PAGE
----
Harassment has been keenly reported in the news lately, largely in respect of harassment relating to sex and sexual orientation. Now, a recent decision from the Employment Appeal Tribunal has also addressed harassment in the context of race and religion or belief.
In Bakkali v Greater Manchester Buses (South) Limited t/a Stage Coach Manchester, the Employment Appeal Tribunal (EAT) was asked to determine whether an employment tribunal had mistakenly applied the test for harassment to claims of unwanted conduct arising from race and religious belief.
The Claimant in this case was a bus driver who was a Muslim man of Moroccan origin. In early October 2015, upon reviewing a German newspaper report on so-called Islamic State (IS), the Claimant had commented (quoting the report) to a colleague that IS “are confident and proficient fighters” and had “actually managed to run the country in time”.
In mid-to-late October 2015, the colleague asked the Claimant if he was still supporting IS. The Claimant took offence to this and behaved aggressively towards the colleague who had made the comment and to another bus driver. The colleague subsequently apologised to the Claimant for his comment. However, the Claimant was dismissed for gross misconduct as a result of his own conduct towards his colleagues.
The Claimant subsequently brought a claim against the employer, alleging (amongst other things) direct discrimination on the grounds of race and/or religious belief and harassment for conduct related to race and/or religious belief.
Although the tribunal acknowledged that if the colleague’s comment had been made in isolation it may have amounted to discrimination, in the context of the facts in the case, the comment had been made as an extension of the earlier conversation which the Claimant had instigated and not because of his race and/or religious belief. The tribunal therefore held that the Claimant had not been discriminated against.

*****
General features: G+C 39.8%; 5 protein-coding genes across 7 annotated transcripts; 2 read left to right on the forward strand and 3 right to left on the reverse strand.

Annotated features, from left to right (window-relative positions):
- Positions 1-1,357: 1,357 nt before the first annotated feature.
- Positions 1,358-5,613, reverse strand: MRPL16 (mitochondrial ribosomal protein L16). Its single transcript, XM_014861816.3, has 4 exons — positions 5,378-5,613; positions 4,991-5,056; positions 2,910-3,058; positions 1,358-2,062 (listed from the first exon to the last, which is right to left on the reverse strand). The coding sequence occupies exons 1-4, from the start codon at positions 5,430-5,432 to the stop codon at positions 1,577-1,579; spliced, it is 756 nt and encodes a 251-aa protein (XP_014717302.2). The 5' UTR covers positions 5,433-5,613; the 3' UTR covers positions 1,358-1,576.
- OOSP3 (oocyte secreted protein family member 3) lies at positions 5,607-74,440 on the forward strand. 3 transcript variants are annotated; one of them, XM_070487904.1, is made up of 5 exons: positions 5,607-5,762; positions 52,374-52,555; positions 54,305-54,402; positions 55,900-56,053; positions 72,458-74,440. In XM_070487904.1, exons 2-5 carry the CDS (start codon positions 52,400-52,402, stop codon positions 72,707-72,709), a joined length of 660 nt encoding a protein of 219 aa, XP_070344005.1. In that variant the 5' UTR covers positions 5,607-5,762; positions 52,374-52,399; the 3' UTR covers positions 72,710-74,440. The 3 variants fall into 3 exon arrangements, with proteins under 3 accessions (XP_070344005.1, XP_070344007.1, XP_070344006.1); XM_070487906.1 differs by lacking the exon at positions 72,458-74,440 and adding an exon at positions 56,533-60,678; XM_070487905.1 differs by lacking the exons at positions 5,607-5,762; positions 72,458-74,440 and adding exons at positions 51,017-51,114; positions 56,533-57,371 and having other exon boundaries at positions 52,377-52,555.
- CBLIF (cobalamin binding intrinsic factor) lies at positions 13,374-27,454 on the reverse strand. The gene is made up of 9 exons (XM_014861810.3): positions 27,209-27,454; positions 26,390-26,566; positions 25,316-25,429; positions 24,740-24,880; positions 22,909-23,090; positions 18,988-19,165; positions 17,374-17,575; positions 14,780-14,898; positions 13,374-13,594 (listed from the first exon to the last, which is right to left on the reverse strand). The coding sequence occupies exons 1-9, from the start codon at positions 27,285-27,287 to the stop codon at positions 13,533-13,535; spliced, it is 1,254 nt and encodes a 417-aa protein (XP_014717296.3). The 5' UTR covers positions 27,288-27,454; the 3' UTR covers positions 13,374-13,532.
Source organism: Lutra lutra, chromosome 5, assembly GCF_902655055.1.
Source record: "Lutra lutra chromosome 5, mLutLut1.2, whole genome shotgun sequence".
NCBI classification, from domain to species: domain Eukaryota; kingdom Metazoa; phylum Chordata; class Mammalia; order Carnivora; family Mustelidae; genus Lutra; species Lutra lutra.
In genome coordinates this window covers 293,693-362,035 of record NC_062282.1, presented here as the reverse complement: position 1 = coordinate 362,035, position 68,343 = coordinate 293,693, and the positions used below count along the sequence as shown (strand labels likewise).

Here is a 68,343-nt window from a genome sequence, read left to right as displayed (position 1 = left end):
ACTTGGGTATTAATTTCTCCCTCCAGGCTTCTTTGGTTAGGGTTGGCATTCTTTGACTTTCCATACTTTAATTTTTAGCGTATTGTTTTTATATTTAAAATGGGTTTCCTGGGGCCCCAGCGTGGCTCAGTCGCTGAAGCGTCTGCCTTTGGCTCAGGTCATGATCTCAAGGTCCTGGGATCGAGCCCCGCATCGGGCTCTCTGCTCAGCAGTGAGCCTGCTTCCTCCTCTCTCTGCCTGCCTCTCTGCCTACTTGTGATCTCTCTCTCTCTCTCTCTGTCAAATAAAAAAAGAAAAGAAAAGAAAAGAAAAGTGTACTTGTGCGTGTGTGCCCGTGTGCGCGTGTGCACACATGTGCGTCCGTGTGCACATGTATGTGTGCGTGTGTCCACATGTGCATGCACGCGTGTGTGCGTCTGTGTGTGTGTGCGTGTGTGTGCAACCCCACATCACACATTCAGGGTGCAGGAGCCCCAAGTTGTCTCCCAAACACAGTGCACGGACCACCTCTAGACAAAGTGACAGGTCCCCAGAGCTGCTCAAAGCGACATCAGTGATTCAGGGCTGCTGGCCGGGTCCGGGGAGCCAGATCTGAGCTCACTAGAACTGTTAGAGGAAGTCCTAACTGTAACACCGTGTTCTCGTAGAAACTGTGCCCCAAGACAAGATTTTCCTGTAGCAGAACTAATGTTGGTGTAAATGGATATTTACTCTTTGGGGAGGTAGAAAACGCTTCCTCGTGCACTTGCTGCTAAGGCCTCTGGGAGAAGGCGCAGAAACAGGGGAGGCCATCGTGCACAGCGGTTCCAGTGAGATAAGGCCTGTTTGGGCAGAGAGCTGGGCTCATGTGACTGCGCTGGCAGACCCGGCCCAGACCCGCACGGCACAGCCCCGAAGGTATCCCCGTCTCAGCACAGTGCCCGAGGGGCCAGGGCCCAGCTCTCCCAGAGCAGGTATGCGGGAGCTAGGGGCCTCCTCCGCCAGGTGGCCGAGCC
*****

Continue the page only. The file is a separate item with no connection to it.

In considering the harassment claims, the employment tribunal decided that the colleague’s comments did amount to unwanted conduct that had the effect but crucially not the purpose of violating the Claimant’s dignity or creating an intimidating, hostile degrading, humiliating or offensive environment for the Claimant. Therefore, as this was not unwanted conduct related to the Claimant’s race and/or religious belief, this element of the claim also failed.
The EAT effectively agreed with the first instance tribunal’s decision and dismissed the Claimant’s appeal. In doing so, the EAT acknowledged that, while another tribunal may have reached a different result, in this case the tribunal had applied the law correctly and there was no error in the decision that it had made.
In the judgment of the EAT, Mrs Justice Slade held that as it is necessary to demonstrate that harassment is related to a protected characteristic, this covers a wide category of conduct and it is therefore necessary to make a broad enquiry into the facts and circumstances of the alleged harassment, including examining the words or conduct of the alleged harasser and his or her mental processes. Mrs Justice Slade held that, in the absence of such contextual information, a tribunal would quite likely find that harassment had been caused.
At first glance, the decision in Bakkali may seem unfair to the Claimant and to other potential claimants in a similar position.
However, the focus of the case is on the context around which alleged harassment takes place, which is surely important from an evidential point of view and which may, in different circumstances, lead to a very different outcome.
From a wider perspective and also in terms of not merely respecting but also following general principles of justice, it is also important that, whilst the concerns and claims of alleged victims of harassment are heard and treated seriously and with respect, the alleged harasser must also have an adequate opportunity to defend him or herself.
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